Monroe County Corrections officer returns to work after being acquitted of sexual assault June 16, 2011 A suspended Monroe County corrections officer acquitted last month of institutional sexual assault charges is back on the job. Anthony Perez, 43, of East Stroudsburg returned to work June 9 at a salary of $41,085. A county jury cleared Perez on May 11 of allegations he kissed and fondled a female inmate while on duty at the Snydersville jail in April 2010. Any sexual contact by a corrections officer with an inmate — even "consensual" contact — is classified as a crime. Perez, who was earning a salary of $38,144 when he was suspended pending criminal and administrative investigations, also is entitled to 13 months back pay covering the suspension time. Any unemployment compensation received by Perez will be subtracted from the total. Perez, originally hired in 2004, also received a $450 longevity bonus. Bonuses are paid to county employees annually based on their salaries and years of service. BY: David Pierce Comment here

Former Stockton officer pleads guilty to child porn June 16, 2011 SACRAMENTO, Calif. (AP) — A former Stockton police officer is facing up to 20 years in federal prison after pleading guilty to child pornography charges. Federal prosecutors say John Krivokapich pleaded guilty Thursday to receiving child pornography. Krivokapich was arrested after the mother of a 15-year-old girl notified Stockton police in 2008 that he had been exchanging pornographic emails with her daughter. Prosecutors say Krivokapich had left the department in 2001, but Stockton police recognized him as a former officer. The 43-year-old Krivokapich is due to be sentenced on September 8. Besides a prison term, he's also facing a lifetime of supervised release when he's released from prison, as well as a $250,000 fine. http://www.greenwichtime.com/news/article/Former-officer-guilty-in-child-pornography-case1428104.php Comment here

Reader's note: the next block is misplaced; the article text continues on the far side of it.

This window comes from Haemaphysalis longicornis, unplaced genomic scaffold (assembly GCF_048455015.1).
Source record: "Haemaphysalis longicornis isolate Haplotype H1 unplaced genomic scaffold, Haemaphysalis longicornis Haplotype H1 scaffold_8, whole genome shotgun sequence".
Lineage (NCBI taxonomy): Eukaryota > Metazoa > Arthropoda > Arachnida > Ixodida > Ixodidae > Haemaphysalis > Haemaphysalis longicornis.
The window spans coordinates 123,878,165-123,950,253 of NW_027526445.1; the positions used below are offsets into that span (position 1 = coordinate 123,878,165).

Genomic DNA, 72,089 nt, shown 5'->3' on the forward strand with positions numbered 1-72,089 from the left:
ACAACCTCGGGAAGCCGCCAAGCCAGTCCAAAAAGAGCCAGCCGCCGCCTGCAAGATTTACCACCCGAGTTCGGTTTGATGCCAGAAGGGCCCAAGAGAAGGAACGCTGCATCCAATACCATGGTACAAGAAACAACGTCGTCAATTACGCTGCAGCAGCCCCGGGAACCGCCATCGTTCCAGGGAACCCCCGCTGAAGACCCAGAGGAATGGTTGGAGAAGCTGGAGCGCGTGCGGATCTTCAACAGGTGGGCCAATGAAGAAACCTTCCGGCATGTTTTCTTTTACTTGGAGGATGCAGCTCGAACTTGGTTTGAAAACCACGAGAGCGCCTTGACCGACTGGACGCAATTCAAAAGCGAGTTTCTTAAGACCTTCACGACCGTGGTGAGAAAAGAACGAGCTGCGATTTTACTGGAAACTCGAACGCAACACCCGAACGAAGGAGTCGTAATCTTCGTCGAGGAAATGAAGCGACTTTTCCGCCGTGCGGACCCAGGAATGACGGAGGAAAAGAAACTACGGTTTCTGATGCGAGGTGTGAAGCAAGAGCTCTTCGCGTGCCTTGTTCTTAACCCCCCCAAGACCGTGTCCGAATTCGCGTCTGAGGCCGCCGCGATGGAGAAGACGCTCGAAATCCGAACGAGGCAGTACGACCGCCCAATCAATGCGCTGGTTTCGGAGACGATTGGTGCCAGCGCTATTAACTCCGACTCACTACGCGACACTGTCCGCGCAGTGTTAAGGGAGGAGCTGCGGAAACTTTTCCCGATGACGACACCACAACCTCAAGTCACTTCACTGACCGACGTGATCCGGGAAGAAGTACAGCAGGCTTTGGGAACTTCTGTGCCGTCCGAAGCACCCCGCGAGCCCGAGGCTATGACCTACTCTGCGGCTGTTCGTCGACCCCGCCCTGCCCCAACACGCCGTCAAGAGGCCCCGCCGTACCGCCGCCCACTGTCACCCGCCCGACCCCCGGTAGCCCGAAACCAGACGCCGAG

Orleans, MA: trooper Travis Tebbetts facing DWI charge June 16, 2011 ORLEANS — On March 6, state police Trooper Steven Culver was called to Route 6 in South Dennis for reports of a car driving erratically. After the trooper stopped the car near the beginning of the two-lane section of Route 6, he reported to two different police officers from two different departments that the driver was intoxicated, according to an Orleans police investigation. The driver was Travis Tebbetts, an off-duty Orleans police officer. But instead of administering a field sobriety test or arresting Tebbetts and taking him in for a blood-alcohol test, Culver called the Orleans police and reported he was impounding Tebbetts' car and the officer needed a ride home to Brewster, according to the investigation. The probe was conducted by Orleans police Deputy Chief Scott MacDonald. Orleans Police Chief Jeffrey Roy released the investigation report Wednesday in response to a Times public records request. The report details a possible example of what a Yarmouth police officer calls in the report "professional courtesy" for a fellow police officer. The incident came to light partly because of the outrage of that Yarmouth officer, who followed Tebbetts as he allegedly drove erratically through South Yarmouth and onto Route 6. When MacDonald interviewed Culver more than a month later on April 15 "to explain the circumstances that led to Tebbetts' detainment, Culver responded that probable cause had not been established to make an arrest," according to the investigation report. In an interview with the Times on Wednesday, Roy said that during the investigation Culver said he had not established enough cause to perform a field sobriety test. Under state law, an officer can't conduct a Breathalyzer test unless a suspect has been arrested, Roy said. Tebbetts, a six-year veteran of the Orleans Police Department, was not charged with a crime and is still employed with the department, Roy said. He was disciplined as a result of the investigation, but Roy would not specify what action was taken, citing personnel privacy exemptions to the state public records laws. The Times is appealing that decision. "He was appropriately disciplined," Roy said Wednesday. "Officers in our department and across the Cape have a lot of integrity. When they make mistakes, they are punished. I have not seen officers get preferential treatment. I have seen them get twice the penalty." According to an Orleans Police Internal Affairs report, Tebbetts was disciplined under the rule governing conduct unbecoming an officer. 'Admitted to drinking' Tebbetts was drinking at the Sons of Erin in Yarmouth on the afternoon of March 6, according to statements made by officers involved in the investigation. Orleans police Lt. Sean Diamond was also at the bar and observed Tebbetts drinking a beer. Diamond said Tebbetts appeared "sluggish, almost lethargic" and asked whether he was OK to drive home, according to the investigation report. In his statement to MacDonald for the report, Diamond said Tebbetts replied he was tired. Off-duty Yarmouth police Officer Gordon Gibbons was driving with his wife on Old Townhouse Road at 6 p.m. that night when he observed Tebbetts' Land Rover swerving from one side of the road to the other.